Moments:The Virtuoso is not great from beginning to end. Early on in the film, Stagliano teases the audience with some nondescript dialogue from Hopkins as The Mentor. Maybe Stagliano didn't feel comfortable directing the Academy Award-winning actor, but Hopkins spits out some natural delivery of the script; good enough to move on. The focal point of this film is on Mount’s assassin; along with every cliche contained in the voiceover. The narrative and direction aren't horrible but fail to elevate the first act as to separate itself from other films in the genre. As the second act begins, there's a lot of hope building up as the film begins to focus as the audience gets a little exhilarated as flavors of The Hateful Eight and The Accountant saturate the story. The supporting cast gives some moments of pleasure. It's never a bad thing to see David Morse, Eddie Marson, and Richard Brake step into scenes; a true collective of supporting cast class.
Hurtful Choices: It's not a spoiler to highlight that the voiceover itself is the protagonist. Despite being voiced by Anson Mount, the voiceover and the assassin do not coexist on-screen at times. This results in an awkward pace and frustration. Stagliano’s choice to have the voice-over tell the audience everything is something that inexperienced directors do. It rarely works. The score can also be very overpowering, especially early on. I think that The Virtuoso could have had a significantly better atmosphere if there was no score at all.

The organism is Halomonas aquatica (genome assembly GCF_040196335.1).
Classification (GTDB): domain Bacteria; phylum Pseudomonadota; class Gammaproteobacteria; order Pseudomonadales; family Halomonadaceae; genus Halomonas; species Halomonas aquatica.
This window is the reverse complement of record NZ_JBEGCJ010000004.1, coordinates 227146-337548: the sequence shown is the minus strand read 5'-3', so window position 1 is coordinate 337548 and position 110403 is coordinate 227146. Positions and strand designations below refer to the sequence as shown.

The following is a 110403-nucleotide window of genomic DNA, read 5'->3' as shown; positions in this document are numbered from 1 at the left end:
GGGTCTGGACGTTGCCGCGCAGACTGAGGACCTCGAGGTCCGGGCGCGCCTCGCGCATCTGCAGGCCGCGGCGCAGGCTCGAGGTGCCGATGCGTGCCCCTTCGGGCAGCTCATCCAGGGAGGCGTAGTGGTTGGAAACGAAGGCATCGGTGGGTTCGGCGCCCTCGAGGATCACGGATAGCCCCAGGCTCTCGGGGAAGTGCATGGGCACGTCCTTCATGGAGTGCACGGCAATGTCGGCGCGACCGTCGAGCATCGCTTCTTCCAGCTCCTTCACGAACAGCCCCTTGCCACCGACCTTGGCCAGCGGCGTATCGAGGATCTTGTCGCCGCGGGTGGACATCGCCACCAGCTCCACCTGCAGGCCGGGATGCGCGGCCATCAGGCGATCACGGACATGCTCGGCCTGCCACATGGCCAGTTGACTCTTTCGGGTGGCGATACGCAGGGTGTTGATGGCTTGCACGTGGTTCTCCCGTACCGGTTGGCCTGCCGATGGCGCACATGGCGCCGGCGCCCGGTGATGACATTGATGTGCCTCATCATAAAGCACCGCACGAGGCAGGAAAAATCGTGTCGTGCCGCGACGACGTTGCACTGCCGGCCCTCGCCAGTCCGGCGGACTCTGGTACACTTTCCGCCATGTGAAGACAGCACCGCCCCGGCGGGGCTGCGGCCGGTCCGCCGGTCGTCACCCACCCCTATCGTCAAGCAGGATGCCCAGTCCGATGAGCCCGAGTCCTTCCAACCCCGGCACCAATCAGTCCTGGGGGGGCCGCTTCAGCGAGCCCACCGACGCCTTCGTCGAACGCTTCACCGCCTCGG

Doesn’t Take a Detective:Even with the cliches, poor score, and annoying voiceover The Virtuoso keeps your attention to the third act. The unfortunate thing is it's over in the blink of an eye with no shock value. Some will say it's predictable. Step-by-step The Virtuoso concludes just as predicted. The rigid performances that carry the final moments offer no sense of character progression.
The Virtuoso pulls down the atmosphere of the story with voiceover, a bad score, and rigid, misdirected acting. Nick Stagliano keeps the audience entertained just enough; only to let them down in the final moments.